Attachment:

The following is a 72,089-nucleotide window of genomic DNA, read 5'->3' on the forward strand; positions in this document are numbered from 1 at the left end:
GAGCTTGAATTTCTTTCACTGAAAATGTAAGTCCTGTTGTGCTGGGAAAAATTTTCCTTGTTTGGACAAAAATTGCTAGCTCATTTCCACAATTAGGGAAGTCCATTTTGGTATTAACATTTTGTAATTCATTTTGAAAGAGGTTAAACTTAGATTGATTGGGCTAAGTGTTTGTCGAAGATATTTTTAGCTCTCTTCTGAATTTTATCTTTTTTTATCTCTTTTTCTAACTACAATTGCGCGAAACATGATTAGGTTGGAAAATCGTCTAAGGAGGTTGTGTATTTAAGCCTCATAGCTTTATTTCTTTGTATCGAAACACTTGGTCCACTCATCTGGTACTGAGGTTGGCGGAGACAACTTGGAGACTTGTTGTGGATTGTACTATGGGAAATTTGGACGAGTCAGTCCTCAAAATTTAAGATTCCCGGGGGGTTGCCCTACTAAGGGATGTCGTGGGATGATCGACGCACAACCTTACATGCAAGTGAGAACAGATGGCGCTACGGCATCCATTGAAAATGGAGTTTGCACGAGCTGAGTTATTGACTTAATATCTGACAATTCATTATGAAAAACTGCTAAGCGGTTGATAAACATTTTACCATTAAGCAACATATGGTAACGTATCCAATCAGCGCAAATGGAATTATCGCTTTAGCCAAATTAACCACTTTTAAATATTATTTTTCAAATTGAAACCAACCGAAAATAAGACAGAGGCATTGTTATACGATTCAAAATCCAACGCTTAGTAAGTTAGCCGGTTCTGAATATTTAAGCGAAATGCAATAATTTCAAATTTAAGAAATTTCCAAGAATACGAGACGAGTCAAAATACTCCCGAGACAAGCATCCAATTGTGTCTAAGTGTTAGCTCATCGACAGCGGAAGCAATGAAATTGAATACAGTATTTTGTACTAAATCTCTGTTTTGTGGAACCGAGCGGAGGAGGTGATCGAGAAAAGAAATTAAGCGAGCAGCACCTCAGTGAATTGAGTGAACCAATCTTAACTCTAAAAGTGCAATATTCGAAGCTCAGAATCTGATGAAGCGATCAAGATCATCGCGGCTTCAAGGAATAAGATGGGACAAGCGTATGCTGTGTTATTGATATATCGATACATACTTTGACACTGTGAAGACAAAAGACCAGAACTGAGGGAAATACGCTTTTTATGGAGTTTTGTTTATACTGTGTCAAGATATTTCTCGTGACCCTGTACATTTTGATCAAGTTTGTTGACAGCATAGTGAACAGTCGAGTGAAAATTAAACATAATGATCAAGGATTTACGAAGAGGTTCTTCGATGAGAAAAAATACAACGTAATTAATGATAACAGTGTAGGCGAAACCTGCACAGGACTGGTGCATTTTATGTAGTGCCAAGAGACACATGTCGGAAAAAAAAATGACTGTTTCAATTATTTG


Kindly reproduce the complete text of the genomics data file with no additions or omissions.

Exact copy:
The following is a 72,089-nucleotide window of genomic DNA, read 5'->3' on the forward strand; positions in this document are numbered from 1 at the left end:
GAGCTTGAATTTCTTTCACTGAAAATGTAAGTCCTGTTGTGCTGGGAAAAATTTTCCTTGTTTGGACAAAAATTGCTAGCTCATTTCCACAATTAGGGAAGTCCATTTTGGTATTAACATTTTGTAATTCATTTTGAAAGAGGTTAAACTTAGATTGATTGGGCTAAGTGTTTGTCGAAGATATTTTTAGCTCTCTTCTGAATTTTATCTTTTTTTATCTCTTTTTCTAACTACAATTGCGCGAAACATGATTAGGTTGGAAAATCGTCTAAGGAGGTTGTGTATTTAAGCCTCATAGCTTTATTTCTTTGTATCGAAACACTTGGTCCACTCATCTGGTACTGAGGTTGGCGGAGACAACTTGGAGACTTGTTGTGGATTGTACTATGGGAAATTTGGACGAGTCAGTCCTCAAAATTTAAGATTCCCGGGGGGTTGCCCTACTAAGGGATGTCGTGGGATGATCGACGCACAACCTTACATGCAAGTGAGAACAGATGGCGCTACGGCATCCATTGAAAATGGAGTTTGCACGAGCTGAGTTATTGACTTAATATCTGACAATTCATTATGAAAAACTGCTAAGCGGTTGATAAACATTTTACCATTAAGCAACATATGGTAACGTATCCAATCAGCGCAAATGGAATTATCGCTTTAGCCAAATTAACCACTTTTAAATATTATTTTTCAAATTGAAACCAACCGAAAATAAGACAGAGGCATTGTTATACGATTCAAAATCCAACGCTTAGTAAGTTAGCCGGTTCTGAATATTTAAGCGAAATGCAATAATTTCAAATTTAAGAAATTTCCAAGAATACGAGACGAGTCAAAATACTCCCGAGACAAGCATCCAATTGTGTCTAAGTGTTAGCTCATCGACAGCGGAAGCAATGAAATTGAATACAGTATTTTGTACTAAATCTCTGTTTTGTGGAACCGAGCGGAGGAGGTGATCGAGAAAAGAAATTAAGCGAGCAGCACCTCAGTGAATTGAGTGAACCAATCTTAACTCTAAAAGTGCAATATTCGAAGCTCAGAATCTGATGAAGCGATCAAGATCATCGCGGCTTCAAGGAATAAGATGGGACAAGCGTATGCTGTGTTATTGATATATCGATACATACTTTGACACTGTGAAGACAAAAGACCAGAACTGAGGGAAATACGCTTTTTATGGAGTTTTGTTTATACTGTGTCAAGATATTTCTCGTGACCCTGTACATTTTGATCAAGTTTGTTGACAGCATAGTGAACAGTCGAGTGAAAATTAAACATAATGATCAAGGATTTACGAAGAGGTTCTTCGATGAGAAAAAATACAACGTAATTAATGATAACAGTGTAGGCGAAACCTGCACAGGACTGGTGCATTTTATGTAGTGCCAAGAGACACATGTCGGAAAAAAAAATGACTGTTTCAATTATTTG